Pierced Ear Infection

Symptoms of an infection of a pierced ear are tenderness, a yellow discharge, redness, and some swelling.

Pierced Ear Boy

Pierced Ear Infection Causes

The most common causes of infection are inserting unsterile posts or frequently touching the earlobes with dirty hands. Another frequent cause is earrings that are too tight either because the post is too short (the thickness of earlobes varies) or the clasp is closed too tightly. Tight earrings don’t allow air to enter the channel through the earlobe. Also, the pressure from tight earrings reduces blood flow to the earlobe and makes it more vulnerable to infection.

Some inexpensive earrings have rough areas on the posts that scratch the channel and can result in infection. Inserting the post at the wrong angle also can scratch the channel, so a mirror should be used until insertion becomes second nature. Posts containing nickel can also cause an itchy, allergic reaction.

Expected Course

With proper care, most mild earlobe infections will clear up in 1-2 weeks. Recurrences are common if the youngster is not conscientious in ear and earring care.

Home Care For Mild Pierced-Ear Infections

Remove the earring and post three times a day and cleanse them with rubbing alcohol. Clean both sides of the earlobe with rubbing alcohol. Apply bacitracin ointment (a nonprescription item) to the post and reinsert it. Continue the antibiotic ointment for 2 days beyond the time the infection seems cleared. Carefully review and follow all the recommendations on preventing infections given below.

Prevention Of Infections

Recommended Age for Pierced Ears. Pierced earrings should not be worn until a child is old enough (usually older than 4 years) to know not to fidget with them (which can lead to infections) or take them out and put them in her mouth (which can lead to swallowing or choking on them). Ideally, the ears should not be pierced until a child can play an active part in the decision (usually past age 8).

Prevention of Infections When Ears Are First Pierced

  • Do not pierce your child’s ears if she has a tendency to bleed easily, form thick scars (keloids), or get staphylococcal skin infections.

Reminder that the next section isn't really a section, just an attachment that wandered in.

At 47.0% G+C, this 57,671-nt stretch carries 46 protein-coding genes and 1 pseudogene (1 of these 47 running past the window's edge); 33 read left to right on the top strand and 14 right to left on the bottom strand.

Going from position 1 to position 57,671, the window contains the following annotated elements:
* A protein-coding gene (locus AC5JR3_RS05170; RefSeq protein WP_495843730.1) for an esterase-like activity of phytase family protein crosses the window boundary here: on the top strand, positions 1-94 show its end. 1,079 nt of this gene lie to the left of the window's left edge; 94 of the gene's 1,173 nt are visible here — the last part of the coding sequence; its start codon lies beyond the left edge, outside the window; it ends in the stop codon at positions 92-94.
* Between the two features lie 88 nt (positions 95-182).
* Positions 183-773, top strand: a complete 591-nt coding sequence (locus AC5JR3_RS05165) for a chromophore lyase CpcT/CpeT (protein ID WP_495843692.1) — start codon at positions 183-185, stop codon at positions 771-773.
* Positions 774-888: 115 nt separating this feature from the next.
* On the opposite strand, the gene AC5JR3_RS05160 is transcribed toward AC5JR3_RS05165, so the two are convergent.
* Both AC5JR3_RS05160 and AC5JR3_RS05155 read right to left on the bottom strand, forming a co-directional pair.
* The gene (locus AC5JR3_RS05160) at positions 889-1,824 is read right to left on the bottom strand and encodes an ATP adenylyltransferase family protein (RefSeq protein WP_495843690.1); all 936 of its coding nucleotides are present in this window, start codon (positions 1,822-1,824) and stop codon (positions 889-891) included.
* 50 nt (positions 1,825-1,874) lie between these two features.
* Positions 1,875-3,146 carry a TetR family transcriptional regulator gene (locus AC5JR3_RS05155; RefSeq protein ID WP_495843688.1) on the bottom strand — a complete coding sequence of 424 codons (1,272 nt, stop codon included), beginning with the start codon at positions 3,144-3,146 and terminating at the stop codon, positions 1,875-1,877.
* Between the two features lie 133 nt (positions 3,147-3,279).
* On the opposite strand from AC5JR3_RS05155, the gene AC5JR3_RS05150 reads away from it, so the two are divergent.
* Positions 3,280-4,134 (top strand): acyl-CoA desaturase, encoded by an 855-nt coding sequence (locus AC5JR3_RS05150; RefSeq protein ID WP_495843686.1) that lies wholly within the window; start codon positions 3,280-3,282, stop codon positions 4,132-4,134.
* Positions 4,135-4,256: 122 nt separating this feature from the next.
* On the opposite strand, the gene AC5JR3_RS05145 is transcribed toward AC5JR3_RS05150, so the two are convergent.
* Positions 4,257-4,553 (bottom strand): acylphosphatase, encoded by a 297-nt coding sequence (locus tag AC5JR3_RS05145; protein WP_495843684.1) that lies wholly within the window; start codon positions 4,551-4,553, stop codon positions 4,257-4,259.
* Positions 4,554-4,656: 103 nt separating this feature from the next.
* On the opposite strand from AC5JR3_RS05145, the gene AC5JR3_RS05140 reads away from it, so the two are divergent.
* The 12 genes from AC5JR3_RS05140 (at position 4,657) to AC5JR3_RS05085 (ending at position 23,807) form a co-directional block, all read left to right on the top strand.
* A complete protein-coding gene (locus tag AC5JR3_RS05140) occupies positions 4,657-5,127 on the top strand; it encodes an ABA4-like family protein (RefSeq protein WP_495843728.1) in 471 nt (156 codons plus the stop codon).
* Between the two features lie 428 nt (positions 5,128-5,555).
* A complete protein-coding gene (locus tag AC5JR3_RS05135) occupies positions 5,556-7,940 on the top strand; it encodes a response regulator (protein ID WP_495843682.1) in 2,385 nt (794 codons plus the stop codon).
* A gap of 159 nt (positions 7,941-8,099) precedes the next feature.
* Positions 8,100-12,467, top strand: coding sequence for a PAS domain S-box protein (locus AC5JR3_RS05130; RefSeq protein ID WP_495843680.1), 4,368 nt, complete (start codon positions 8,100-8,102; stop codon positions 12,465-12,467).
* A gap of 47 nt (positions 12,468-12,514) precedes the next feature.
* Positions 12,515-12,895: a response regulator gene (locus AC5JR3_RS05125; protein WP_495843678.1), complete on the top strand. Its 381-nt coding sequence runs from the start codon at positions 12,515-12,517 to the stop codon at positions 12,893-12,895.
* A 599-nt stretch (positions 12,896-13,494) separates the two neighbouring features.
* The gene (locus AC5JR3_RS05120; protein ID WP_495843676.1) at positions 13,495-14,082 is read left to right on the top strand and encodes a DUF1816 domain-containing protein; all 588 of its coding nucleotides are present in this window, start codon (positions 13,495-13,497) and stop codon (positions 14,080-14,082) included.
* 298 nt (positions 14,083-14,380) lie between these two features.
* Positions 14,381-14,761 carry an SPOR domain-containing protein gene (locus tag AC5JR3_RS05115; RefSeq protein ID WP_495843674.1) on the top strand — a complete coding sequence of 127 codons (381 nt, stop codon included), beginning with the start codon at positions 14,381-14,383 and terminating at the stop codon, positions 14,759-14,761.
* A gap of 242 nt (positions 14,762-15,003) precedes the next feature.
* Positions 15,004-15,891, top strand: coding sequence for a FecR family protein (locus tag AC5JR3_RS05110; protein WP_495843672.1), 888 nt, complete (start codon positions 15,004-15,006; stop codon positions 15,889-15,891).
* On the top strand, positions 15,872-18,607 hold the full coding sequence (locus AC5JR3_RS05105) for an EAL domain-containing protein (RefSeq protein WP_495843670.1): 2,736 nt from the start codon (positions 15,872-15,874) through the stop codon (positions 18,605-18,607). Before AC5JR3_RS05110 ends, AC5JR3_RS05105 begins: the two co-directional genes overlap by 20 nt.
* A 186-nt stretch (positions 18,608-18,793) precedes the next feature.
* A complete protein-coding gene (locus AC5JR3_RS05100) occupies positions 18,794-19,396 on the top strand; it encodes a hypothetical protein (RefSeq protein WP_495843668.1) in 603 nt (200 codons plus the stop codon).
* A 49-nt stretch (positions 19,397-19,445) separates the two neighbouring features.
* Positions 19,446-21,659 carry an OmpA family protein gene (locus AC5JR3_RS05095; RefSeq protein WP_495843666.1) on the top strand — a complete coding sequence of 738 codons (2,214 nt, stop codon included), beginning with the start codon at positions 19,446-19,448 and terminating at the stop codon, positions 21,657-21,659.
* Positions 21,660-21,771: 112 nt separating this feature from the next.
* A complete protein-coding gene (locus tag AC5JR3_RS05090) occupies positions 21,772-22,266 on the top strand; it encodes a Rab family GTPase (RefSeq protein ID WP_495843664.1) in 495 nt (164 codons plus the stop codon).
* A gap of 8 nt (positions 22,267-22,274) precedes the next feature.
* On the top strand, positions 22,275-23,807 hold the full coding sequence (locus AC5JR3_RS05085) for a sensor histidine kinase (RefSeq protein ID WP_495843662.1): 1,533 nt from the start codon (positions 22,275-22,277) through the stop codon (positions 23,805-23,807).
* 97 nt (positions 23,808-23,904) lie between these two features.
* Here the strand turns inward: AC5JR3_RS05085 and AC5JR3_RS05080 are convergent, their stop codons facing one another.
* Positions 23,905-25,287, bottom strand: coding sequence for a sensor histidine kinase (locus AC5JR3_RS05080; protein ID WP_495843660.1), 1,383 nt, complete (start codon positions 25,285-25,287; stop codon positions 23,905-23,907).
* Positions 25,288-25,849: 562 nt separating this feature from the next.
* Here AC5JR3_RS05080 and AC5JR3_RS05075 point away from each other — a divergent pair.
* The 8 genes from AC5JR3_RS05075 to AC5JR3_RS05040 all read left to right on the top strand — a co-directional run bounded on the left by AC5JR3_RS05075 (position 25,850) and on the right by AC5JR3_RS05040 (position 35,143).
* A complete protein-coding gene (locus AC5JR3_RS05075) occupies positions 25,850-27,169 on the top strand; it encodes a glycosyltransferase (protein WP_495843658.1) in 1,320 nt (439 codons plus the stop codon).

• Have your child’s earlobes pierced by someone who is experienced and understands sterile technique. Piercing by someone inexperienced can result in infections or a cosmetically poor result.
  • The initial posts should be 14-karat gold or stainless steel.
  • Do not remove the posts for 6 weeks.
  • Apply the earring clasp loosely to allow for swelling.
  • After washing the hands and cleaning both sides of the earlobes with rubbing alcohol, turn the posts approximately 3 rotations. Do this twice a day.
  • By the end of 6 weeks, the lining of the channels should be healed and earrings may be changed as often as desired.

Prevention of Later Infections

  • Remind your child not to touch the earrings, except when inserting or removing them. Fingers are often dirty and can contaminate the area.
  • Clean earrings, posts, and earlobes with rubbing alcohol before each insertion.
  • Apply the clasps loosely to prevent any pressure on the earlobes and to provide an air space on both sides of each earlobe.
  • Polish or discard any posts with rough spots.
  • At bedtime, remove the earrings so that the

channel is exposed to the air during the night.

Prevention of Injury to the Earlobe. Remind your youngster that dangling earrings should not be worn during sports. Your child should also take precautions while dancing, hair washing, or handling young children who might yank the earrings.


  • ·  The earring clasp becomes embedded in the earlobe and can’t be removed.
  • ·  Your child develops a fever. During regular hours if:
  • ·  Swelling or redness spreads beyond pierced area.
  • ·  Your child develops a fever (> 100°F, or 37.8°C).
  • ·  The infection is not improving after 48 hours of


  • ·  You have other concerns or questions.